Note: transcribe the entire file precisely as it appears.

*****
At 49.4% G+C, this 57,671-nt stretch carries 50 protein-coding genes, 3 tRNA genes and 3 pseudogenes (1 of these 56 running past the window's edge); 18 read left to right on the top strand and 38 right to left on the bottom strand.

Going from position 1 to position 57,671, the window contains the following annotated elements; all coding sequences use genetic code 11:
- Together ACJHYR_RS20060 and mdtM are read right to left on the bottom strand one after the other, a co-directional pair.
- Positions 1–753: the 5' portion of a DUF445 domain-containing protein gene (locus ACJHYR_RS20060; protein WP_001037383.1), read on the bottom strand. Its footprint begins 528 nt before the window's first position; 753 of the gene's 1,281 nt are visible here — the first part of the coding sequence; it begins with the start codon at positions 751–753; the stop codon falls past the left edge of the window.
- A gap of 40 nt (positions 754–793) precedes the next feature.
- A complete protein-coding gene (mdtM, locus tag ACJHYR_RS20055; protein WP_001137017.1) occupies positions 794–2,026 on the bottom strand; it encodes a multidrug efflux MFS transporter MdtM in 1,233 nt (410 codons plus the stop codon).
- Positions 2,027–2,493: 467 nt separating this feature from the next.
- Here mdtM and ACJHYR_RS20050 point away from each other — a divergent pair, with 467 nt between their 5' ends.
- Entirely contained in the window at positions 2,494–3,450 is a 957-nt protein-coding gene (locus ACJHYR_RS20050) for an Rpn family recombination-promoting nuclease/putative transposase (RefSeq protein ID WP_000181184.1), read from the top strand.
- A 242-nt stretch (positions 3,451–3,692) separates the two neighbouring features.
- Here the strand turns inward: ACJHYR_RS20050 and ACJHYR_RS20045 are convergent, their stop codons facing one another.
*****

At 49.4% G+C, this 57,671-nt stretch carries 50 protein-coding genes, 3 tRNA genes and 3 pseudogenes (1 of these 56 running past the window's edge); 18 read left to right on the top strand and 38 right to left on the bottom strand.

Going from position 1 to position 57,671, the window contains the following annotated elements; all coding sequences use genetic code 11:
- Together ACJHYR_RS20060 and mdtM are read right to left on the bottom strand one after the other, a co-directional pair.
- Positions 1–753: the 5' portion of a DUF445 domain-containing protein gene (locus ACJHYR_RS20060; protein WP_001037383.1), read on the bottom strand. Its footprint begins 528 nt before the window's first position; 753 of the gene's 1,281 nt are visible here — the first part of the coding sequence; it begins with the start codon at positions 751–753; the stop codon falls past the left edge of the window.
- A gap of 40 nt (positions 754–793) precedes the next feature.
- A complete protein-coding gene (mdtM, locus tag ACJHYR_RS20055; protein WP_001137017.1) occupies positions 794–2,026 on the bottom strand; it encodes a multidrug efflux MFS transporter MdtM in 1,233 nt (410 codons plus the stop codon).
- Positions 2,027–2,493: 467 nt separating this feature from the next.
- Here mdtM and ACJHYR_RS20050 point away from each other — a divergent pair, with 467 nt between their 5' ends.
- Entirely contained in the window at positions 2,494–3,450 is a 957-nt protein-coding gene (locus ACJHYR_RS20050) for an Rpn family recombination-promoting nuclease/putative transposase (RefSeq protein ID WP_000181184.1), read from the top strand.
- A 242-nt stretch (positions 3,451–3,692) separates the two neighbouring features.
- Here the strand turns inward: ACJHYR_RS20050 and ACJHYR_RS20045 are convergent, their stop codons facing one another.